Wijith DeChickera writes in resignation that the fate of the nation hangs in the balance – not hinging on principled politics but realpolitik

Sri Lanka seemed to be on the cusp of sweeping change recently when the unthinkable hap­pened. The state – in the person and work of a former prime minister – played a card that has almost always trumped the best intentions of reformers: state sanctioned violence.

The resultant chaos saw a reversal of fortunes for the people’s protest that had steadily gathered steam for a month or so.

For one, it showed that in the face of a threat to the citizenry, the police would be – or choose to be – ineffectual. For another, the near anarchical violence in the aftermath of the premier’s resignation proved their impotence in spades.

From the frying pan into the fire went the fat when a beleaguered president called out what is in effect the ‘na­tional guard’ – our peacetime country’s inordinately beefed up standing army. After the insult of the emergency dec­lared came the injury of a crippling curfew. But in the true spirit of islander resi­lien­ce, protestors built back their em­blematic GotaGoGama (GGG).

Sadly for the authenticity of the protest’s ethos, revelations on social media showed that where the citizenry by and large had assumed the movement to be organic and apolitical, there was a hint of orchestration and political presence on the ground at Galle Face.

If commonsense prevails however, and popular support for GGG is not withdrawn, the force of apolitical pressure on our once cornered corrupt governors could continue unabated.

On the other hand, any sub­versive attempt to infiltrate, co-own or push the protest movement along political lines must be decried by the nation at large and firmly yet peace­fully resisted on the ground.

It is not only ‘Occupy Galle Face’ that has had its legiti­macy questioned.

In the wake of a series of policy misadventures spanning the gamut from the fiscal ma­nagement of the country to controversial approaches to governance, the moral right of the incumbent chief executive to continue in his all-powerful office has been at the forefront of the protests.

The political deadlock in the executive arm of government saw the ignominious exit of a political figure who once strode the national stage like a colos­sus and whose legacy continued to cast a violent shadow even after his resignation.

His declaration that he would play a major role in the choice of successor to the prime ministerial office brought another conundrum into play… in the form of controversies around the national list MP who in­herited the mantle.

With a single seat in parliament following an electoral drubbing as a result of 2019’s Easter Sunday bombings and the farce that followed in terms of accountability, the new prime minister has had his work cut out.

By no means a tyro at governance, the highly experienced but much maligned premier has had to contend with challenges that not even his detractors would envy…

On the one hand, he had to accept the responsibility of forming a cabinet at a time when (unsurprisingly) there were no takers to assume the daunting task at hand… that of rescuing a floundering nation from the direst of doldrums that our ship of state has ever sailed.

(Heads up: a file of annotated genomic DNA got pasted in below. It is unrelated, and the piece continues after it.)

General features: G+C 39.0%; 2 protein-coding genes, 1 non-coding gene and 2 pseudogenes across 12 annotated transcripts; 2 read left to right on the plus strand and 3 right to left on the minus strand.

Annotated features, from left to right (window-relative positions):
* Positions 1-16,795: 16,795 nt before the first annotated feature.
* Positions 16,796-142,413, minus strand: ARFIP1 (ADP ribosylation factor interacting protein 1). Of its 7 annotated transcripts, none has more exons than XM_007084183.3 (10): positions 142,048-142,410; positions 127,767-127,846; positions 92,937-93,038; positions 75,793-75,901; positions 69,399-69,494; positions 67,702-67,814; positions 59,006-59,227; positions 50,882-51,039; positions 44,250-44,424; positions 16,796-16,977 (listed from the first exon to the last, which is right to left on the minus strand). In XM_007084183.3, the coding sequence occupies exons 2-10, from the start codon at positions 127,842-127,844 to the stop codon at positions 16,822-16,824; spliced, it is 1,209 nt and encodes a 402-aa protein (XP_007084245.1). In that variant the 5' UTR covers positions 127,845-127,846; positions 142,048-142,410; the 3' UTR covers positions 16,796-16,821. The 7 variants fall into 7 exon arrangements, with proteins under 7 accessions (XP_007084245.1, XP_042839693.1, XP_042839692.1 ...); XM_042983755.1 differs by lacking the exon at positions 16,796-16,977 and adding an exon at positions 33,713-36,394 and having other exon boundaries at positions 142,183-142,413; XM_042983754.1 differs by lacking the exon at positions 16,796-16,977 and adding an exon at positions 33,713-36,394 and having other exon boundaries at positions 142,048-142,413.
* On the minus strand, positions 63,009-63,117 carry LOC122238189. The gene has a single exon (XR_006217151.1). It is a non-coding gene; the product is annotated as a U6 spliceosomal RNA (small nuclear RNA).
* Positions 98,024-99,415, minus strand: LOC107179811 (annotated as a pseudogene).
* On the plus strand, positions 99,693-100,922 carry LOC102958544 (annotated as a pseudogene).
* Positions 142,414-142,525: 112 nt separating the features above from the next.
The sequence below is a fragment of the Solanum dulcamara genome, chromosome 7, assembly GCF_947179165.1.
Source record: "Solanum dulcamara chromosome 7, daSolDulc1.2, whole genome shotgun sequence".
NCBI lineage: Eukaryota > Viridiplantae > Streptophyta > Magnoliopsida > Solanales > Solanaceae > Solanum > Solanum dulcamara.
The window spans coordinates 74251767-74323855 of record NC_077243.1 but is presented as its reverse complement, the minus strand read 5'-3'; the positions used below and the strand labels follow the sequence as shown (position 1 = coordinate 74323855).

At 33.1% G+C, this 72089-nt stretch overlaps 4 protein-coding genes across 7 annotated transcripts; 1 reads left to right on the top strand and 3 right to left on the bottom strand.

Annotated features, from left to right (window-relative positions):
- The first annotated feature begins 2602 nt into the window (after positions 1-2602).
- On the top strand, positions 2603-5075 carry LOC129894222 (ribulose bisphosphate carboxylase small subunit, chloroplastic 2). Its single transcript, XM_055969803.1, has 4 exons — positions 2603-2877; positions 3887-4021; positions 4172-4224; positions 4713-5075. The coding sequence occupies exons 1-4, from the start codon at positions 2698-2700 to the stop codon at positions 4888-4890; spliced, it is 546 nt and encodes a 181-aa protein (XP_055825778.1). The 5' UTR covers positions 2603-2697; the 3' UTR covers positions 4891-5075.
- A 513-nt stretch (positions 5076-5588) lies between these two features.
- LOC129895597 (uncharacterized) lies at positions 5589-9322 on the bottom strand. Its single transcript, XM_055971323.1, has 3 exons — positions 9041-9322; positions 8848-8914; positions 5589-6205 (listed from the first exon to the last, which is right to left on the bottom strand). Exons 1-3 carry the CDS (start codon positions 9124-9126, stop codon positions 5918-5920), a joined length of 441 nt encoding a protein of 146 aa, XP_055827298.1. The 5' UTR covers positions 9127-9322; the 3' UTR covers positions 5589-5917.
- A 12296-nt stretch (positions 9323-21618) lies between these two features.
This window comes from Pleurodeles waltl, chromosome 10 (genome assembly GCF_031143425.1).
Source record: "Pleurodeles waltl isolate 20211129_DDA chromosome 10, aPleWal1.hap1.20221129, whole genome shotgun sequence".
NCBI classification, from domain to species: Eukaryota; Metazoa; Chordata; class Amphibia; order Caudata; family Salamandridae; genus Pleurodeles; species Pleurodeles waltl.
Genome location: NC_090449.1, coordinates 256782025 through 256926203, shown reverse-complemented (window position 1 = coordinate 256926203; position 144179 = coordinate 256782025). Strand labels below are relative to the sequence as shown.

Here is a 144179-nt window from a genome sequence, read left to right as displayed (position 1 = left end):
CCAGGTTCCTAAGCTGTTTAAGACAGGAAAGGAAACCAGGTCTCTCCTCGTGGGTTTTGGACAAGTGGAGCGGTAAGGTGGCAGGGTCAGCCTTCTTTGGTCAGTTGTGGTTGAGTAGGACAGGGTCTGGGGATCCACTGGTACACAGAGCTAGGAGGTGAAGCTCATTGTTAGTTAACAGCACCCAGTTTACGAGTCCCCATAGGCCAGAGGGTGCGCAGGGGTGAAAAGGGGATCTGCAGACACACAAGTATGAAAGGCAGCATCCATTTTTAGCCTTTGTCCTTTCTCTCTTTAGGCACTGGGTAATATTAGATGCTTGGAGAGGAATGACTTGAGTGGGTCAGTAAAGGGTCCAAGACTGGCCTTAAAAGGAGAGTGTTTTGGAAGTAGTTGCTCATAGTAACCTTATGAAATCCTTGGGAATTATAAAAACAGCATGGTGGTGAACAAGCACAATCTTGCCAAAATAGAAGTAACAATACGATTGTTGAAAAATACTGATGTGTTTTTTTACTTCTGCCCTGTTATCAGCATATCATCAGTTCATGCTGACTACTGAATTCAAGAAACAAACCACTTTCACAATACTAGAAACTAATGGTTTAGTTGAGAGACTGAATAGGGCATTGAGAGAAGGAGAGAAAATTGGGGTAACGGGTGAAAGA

And on the other, he had to contend with – or ignore – the criticisms levelled at him by a country that has a short memory for good deeds done, and a long one for mistakes made and admitted.

Prime Minister Ranil Wickremesinghe had to have a long spoon to dine with the devil. President Gotabaya Rajapaksa’s ill-fated administration was given a new lease of life and fresh lines of credit (if not literally, then metaphorically and materially) by his premier’s international standing. However, questions of the gubernatorial legitimacy of both were overshadowed to no small extent by the continuing demand for them to ‘go.’

The ongoing issue of governance under fire is ‘a riddle wrapped in a mystery inside an enigma.’ And the dicho­tomy between the stability of our nation and legitimacy of its not quite mandated government to get us safely past the shallows of bankruptcy and whirlpools of attendant penury is not easily resolved.

That the nation’s deeply riven again is cause for grief – that a savvy political appointment can short-circuit an emergent unity.

The legal, political and constitutional road ahead is littered like a minefield. Add the pressure mines of the moral dimension – i.e. could or should the citizenry stymie its democratic impulse until the government in power tides things over for the country at large? – and it’s no wonder that the people, their protest movements and political actors of all hues are treading on eggshells.

If the Rajapaksa-Wickremesinghe tandem is sincere in its declared intentions of seeing the reforms process to its natural conclusion – viz. a return to parliamentary primacy and the spirit of checks and balances to ensure transparency et al. – then the political opposition would be criminal to withhold its support, as much as it was cowardly (though seemingly principled) to deny the ad­ministration its members for cabinet ranks last month.

For until the fires of the ‘Economic Armageddon’ we’re facing are doused or brought under control, principled politics (if there is such a creature!) must play second fiddle to realpolitik.